“Future generations are not going to ask us what political party were you in. They are going to ask what did you do about it, when you knew the glaciers were melting.” Martin Sheen
This wasn’t supposed to be my first glacier experience. In New Zealand, we drove for several hours to Mount Cook. I was looking forward to taking a helicopter to the top of that glacier. I was ready. I had my crampons which I lugged from Los Angeles. The next morning it was raining, windy, and very foggy. It was not the kind of rain that was going to clear up in an hour. It was animals lining up in pairs rain. So we never made it to the glacier.
Iceland lingers on the edge of the Arctic Circle so I figured that my chances of seeing a glacier up close were better this time. We start walking down the path and groups of kids are walking by in clampons.
There is definitely an air of excitement.
. There are many glacial walks and tours in Iceland on the different glaciers.We are at Sólheimajökull, a glacial tongue that is rugged and riddled with ice caves, ridges and sink holes.
Blue ice and black volcanic rock appeared like a painting of colors upon the glacier with a matching grey sky.
It felt surreal. It was another can Iceland get more amazing moment.
I was enchanted by the barren beauty. It’s impressive due to the way it descends down from Mýrdalsjökull (fourth largest ice cap in Iceland). Beneath its thick surface is one of the country’s most infamous volcanoes Katla.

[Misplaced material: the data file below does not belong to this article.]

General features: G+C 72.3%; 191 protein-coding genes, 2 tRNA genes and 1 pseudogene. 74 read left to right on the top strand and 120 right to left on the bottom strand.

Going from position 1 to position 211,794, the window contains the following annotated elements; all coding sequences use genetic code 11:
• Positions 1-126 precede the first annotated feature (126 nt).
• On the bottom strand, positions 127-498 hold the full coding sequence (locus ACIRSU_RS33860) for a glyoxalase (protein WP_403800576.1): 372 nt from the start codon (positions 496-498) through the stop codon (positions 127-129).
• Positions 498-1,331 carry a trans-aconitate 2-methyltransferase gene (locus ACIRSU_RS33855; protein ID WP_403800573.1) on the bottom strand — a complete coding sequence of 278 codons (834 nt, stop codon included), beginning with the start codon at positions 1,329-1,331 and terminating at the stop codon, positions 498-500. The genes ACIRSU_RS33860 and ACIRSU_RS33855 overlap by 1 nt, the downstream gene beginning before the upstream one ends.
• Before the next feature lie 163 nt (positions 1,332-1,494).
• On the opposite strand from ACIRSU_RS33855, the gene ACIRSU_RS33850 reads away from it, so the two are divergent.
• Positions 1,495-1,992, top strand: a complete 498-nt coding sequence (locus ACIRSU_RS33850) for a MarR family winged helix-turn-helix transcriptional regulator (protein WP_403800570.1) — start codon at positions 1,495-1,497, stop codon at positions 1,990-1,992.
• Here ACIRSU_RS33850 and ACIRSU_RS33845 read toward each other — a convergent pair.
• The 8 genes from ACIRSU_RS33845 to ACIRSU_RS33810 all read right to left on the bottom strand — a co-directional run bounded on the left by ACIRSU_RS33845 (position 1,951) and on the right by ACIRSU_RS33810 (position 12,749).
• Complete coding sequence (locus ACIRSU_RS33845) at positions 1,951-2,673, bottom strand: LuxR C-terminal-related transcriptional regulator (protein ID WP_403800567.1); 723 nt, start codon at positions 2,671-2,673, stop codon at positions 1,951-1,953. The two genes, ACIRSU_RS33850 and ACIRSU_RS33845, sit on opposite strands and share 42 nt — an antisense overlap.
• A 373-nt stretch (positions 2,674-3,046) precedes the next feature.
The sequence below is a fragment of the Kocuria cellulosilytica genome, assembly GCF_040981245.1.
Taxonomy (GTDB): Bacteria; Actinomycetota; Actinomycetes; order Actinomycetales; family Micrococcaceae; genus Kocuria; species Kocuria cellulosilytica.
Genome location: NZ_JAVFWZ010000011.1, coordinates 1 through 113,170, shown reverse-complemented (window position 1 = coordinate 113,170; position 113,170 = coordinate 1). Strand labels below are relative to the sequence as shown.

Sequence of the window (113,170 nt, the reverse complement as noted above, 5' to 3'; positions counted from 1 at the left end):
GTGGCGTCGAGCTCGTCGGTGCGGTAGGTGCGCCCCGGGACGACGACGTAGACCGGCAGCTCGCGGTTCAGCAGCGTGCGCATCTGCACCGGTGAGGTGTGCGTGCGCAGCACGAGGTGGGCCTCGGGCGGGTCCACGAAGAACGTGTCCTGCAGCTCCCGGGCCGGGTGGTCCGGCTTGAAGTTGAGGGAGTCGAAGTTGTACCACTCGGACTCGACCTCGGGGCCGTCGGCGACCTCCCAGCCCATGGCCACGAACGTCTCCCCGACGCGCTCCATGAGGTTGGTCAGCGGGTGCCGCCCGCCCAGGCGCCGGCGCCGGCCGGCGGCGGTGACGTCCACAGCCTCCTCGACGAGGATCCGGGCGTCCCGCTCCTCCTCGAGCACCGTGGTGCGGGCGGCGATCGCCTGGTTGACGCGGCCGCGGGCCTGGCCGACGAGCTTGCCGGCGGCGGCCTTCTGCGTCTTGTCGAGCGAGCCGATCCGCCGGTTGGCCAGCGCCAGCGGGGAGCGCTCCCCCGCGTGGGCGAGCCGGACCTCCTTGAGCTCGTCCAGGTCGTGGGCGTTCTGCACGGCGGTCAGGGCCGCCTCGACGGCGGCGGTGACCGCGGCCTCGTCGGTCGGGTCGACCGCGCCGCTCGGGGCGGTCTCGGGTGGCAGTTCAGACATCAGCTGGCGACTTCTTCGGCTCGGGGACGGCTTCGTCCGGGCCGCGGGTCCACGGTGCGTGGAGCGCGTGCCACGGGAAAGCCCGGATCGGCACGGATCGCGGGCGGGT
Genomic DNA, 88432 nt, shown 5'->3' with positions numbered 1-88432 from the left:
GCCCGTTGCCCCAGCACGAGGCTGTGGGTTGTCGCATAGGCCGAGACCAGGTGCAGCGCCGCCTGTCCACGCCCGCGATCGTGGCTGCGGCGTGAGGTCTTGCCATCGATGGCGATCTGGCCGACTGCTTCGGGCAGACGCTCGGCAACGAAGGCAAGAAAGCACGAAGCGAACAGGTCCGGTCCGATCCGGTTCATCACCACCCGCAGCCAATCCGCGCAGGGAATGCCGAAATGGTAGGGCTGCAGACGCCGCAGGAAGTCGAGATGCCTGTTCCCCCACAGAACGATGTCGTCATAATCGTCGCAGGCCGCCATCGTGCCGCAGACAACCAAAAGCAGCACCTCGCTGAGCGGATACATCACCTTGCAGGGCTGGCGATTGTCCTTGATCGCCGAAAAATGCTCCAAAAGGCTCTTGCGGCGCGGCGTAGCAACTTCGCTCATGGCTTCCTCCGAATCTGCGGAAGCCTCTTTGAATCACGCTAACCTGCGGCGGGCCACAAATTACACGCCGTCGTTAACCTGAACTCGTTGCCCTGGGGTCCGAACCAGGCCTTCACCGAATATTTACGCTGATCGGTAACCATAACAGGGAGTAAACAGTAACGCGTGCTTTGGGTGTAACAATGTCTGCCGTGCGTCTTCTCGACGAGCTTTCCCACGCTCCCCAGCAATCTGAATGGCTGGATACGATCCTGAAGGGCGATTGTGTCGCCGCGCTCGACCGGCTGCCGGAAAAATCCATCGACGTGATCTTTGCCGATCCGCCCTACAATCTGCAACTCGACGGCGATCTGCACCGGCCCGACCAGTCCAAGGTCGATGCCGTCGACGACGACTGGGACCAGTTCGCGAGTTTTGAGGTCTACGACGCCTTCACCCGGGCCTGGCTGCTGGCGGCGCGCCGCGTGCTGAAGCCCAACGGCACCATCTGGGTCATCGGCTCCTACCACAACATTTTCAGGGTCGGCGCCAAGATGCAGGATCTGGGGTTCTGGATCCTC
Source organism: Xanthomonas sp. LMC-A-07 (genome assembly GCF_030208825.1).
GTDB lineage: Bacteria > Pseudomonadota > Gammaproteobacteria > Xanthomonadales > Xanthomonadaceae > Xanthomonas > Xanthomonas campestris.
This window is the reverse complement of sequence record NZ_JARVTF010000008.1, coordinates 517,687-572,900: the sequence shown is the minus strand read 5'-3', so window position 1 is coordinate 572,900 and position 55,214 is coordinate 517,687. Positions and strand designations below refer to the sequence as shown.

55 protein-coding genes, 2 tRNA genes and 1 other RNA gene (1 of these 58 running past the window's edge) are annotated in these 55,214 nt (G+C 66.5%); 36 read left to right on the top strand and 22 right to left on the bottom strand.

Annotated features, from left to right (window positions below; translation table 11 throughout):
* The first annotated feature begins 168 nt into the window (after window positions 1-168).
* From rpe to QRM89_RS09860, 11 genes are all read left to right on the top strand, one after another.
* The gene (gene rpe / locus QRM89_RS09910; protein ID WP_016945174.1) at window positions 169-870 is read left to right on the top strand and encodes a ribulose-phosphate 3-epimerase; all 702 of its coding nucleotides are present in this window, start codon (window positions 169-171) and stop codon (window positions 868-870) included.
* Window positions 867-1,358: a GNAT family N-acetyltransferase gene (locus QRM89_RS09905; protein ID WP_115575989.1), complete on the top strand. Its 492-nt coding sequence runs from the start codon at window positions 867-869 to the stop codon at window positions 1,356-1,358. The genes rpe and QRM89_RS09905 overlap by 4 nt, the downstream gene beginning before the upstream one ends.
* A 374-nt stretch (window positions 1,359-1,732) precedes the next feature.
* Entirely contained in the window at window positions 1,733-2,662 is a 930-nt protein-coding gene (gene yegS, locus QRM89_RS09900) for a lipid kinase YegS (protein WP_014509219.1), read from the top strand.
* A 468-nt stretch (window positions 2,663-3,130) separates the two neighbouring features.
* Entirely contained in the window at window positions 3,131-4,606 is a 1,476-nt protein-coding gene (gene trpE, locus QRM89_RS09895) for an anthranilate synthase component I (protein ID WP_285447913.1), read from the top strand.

Our geologist Scott Burns, points out the effects of climate change. People who don’t believe in climate change say the ice melting is normal but the rate of change is speeding up since 1990 in a way that has not been seen before in history.
Sólheimajökull is shrinking rapidly. A glacier lagoon at its base reveals how quickly it is receding, the length of an Olympic swimming pool every year.
It seems like this is already an irreversible consequence of climate change, and it may be gone within decades.
The next day we go to the new Glaciers and Ice Cave Exhibition at the Perlan Museum, just outside the city centre of Reykjavik Here you can walk through the city’s first and only ice cave—a detailed replica of the inside of a glacier. If you think ice is all fun and games, the exhibition’s other interactive, ultra-modern displays present you with the more serious side of glaciers: the dangers of the volcanoes hidden beneath the ice caps, the effects of climate change and more.
Iceland”s glaciers are receding at an alarming rate. They lost their first one Okjokull and they created a memorial plaque to the glacier with a warning on it.
The future looks bad right now. We have exhausted our planet’s resources and polluted it beyond its capacity to clean itself. When they tell our civilization’s story, I want it to be that we cared and we tried our best to save it.